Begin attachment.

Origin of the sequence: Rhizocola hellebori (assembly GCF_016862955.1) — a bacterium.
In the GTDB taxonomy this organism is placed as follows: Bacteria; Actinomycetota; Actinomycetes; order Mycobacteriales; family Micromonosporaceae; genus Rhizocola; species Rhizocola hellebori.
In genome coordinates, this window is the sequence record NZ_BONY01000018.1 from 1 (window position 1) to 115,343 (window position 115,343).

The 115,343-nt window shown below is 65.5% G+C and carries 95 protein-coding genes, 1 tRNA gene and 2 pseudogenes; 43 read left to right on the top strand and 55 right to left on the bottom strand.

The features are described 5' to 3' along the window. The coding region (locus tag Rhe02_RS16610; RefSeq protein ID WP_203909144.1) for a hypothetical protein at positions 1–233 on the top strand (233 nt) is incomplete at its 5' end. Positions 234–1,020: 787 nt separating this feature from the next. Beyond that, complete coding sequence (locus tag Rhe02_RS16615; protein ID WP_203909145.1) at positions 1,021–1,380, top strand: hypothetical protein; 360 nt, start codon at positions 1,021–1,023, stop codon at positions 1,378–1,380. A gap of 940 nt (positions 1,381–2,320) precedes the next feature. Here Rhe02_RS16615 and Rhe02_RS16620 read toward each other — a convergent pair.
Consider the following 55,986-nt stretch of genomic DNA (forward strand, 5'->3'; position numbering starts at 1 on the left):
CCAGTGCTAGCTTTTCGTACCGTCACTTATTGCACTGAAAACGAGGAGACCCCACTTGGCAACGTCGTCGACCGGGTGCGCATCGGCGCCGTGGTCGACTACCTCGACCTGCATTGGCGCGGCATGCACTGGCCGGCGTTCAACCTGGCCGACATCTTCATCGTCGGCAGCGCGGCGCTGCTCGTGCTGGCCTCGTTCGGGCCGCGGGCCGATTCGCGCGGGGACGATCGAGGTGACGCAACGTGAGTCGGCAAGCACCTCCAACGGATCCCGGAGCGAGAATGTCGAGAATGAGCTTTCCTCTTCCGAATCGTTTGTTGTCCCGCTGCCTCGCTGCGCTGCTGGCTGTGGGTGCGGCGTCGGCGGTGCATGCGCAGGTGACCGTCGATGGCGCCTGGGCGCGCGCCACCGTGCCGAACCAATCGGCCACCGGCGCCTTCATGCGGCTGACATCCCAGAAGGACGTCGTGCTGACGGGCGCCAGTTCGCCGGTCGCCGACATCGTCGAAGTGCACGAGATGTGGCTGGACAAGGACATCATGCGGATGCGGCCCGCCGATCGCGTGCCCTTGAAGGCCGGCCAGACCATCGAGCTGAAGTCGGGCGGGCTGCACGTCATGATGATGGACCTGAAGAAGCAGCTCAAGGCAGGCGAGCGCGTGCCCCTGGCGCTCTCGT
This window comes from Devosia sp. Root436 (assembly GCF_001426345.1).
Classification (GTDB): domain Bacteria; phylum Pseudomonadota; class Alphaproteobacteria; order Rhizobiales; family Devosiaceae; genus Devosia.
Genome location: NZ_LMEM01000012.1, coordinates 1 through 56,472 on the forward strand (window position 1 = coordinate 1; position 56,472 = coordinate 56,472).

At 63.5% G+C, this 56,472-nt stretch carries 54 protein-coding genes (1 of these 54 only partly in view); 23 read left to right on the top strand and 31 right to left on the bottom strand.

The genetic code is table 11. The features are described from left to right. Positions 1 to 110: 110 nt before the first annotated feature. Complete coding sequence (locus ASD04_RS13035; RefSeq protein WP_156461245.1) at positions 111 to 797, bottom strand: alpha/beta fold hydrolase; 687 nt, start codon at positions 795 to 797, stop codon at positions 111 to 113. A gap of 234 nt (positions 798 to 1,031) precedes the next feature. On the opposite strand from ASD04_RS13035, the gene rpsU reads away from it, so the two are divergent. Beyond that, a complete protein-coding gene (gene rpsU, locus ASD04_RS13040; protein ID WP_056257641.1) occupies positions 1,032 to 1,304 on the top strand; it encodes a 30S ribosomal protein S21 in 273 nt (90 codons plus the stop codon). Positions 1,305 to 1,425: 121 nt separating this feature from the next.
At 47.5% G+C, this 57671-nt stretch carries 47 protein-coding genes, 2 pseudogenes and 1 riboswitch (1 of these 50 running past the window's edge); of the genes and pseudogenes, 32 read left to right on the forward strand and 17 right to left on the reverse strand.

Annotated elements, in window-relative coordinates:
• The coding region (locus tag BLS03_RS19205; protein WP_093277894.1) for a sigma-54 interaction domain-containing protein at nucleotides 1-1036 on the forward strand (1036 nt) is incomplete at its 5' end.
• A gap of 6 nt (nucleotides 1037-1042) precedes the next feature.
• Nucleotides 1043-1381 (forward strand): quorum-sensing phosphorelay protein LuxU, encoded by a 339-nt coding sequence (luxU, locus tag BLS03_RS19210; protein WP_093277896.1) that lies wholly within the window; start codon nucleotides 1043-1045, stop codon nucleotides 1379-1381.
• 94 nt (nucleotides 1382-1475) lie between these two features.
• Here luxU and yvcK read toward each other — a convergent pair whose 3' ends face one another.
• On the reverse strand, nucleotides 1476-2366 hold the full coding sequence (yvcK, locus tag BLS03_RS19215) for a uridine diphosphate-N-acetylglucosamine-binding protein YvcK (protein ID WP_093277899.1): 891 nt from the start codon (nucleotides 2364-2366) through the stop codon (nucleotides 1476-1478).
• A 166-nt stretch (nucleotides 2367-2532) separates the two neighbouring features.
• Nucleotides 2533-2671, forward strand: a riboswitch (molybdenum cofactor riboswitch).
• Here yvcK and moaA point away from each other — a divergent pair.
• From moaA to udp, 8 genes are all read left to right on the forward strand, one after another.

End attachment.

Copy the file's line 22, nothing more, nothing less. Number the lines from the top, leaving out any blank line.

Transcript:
• Nucleotides 2533-2671, forward strand: a riboswitch (molybdenum cofactor riboswitch).